Following on from Peter’s article on democracy I thought I would highlight this paper on e-democracy. It seems to be a collective piece of work on the potential democratic impact of blogs. The very fact the work itself is collective is indicative of the influence it believes blogs could have on democracy through facilitating debate.
The article talks about the fact that currently pressure groups have more say than individuals in policy making. It also notes that the press was originally considered to be the voice of the people but is now more or less simply the voice of business and media barons. This is hard to deny if you read the profile of Rupert Murdoch published last year in the New Yorker – reading this article it is difficult to identify who decides elections; the voters or the media. The natural follow on question from that is who politicians serve when in office?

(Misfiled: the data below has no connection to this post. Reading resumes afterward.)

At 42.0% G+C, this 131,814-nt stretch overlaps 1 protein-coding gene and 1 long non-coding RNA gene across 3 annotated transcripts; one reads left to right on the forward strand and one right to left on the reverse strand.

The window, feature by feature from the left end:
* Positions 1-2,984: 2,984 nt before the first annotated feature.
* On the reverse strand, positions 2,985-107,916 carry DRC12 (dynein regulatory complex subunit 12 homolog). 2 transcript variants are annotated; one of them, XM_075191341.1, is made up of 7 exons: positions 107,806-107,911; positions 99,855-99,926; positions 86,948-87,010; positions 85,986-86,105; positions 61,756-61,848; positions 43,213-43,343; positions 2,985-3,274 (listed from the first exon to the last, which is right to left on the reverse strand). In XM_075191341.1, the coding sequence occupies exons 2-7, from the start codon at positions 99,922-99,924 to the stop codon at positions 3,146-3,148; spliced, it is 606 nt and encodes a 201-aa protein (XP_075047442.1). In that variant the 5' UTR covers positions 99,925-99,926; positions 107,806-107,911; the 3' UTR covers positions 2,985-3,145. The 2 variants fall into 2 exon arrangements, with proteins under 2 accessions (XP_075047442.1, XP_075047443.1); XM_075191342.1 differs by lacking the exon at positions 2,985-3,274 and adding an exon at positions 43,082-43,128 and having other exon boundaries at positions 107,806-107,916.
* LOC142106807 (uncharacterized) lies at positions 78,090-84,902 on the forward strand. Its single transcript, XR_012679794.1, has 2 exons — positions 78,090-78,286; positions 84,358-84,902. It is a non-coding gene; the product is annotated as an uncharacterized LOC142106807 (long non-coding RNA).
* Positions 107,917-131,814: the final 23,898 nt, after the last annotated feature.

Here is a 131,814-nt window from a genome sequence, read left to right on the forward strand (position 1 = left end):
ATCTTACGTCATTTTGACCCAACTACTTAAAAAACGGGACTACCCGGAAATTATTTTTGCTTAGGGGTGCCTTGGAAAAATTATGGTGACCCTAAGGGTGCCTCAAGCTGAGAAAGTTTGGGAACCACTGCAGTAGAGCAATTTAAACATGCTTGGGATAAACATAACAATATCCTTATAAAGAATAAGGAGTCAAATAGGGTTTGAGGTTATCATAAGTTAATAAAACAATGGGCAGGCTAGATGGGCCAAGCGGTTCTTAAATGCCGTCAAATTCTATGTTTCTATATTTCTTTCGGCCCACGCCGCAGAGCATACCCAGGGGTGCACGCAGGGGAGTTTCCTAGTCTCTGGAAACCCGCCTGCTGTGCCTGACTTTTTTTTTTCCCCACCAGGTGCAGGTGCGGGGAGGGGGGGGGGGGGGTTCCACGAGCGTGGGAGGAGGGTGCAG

The article suggests that blogs may help address this imbalance, giving the example of the Trent Lott resignation. The intuition here is easy, bloggers as a community of voters will become another powerful open pressure group but one with significant numbers of actual voters.
The article also questions Peter’s assumption that you will always need a town planning officer. It suggests instead that blogs could facilitate citizens self organising to address complex democratic issues. It debates points such as the need for freedom of speech and for web democracy to come from many-to-many conversations rather than the manipulation of the internet by corporations and governments to control people.
I guess the question is will this happen or will the internet not simply go the same way as the press, and be dominated by big corporate players such Google and News Corp.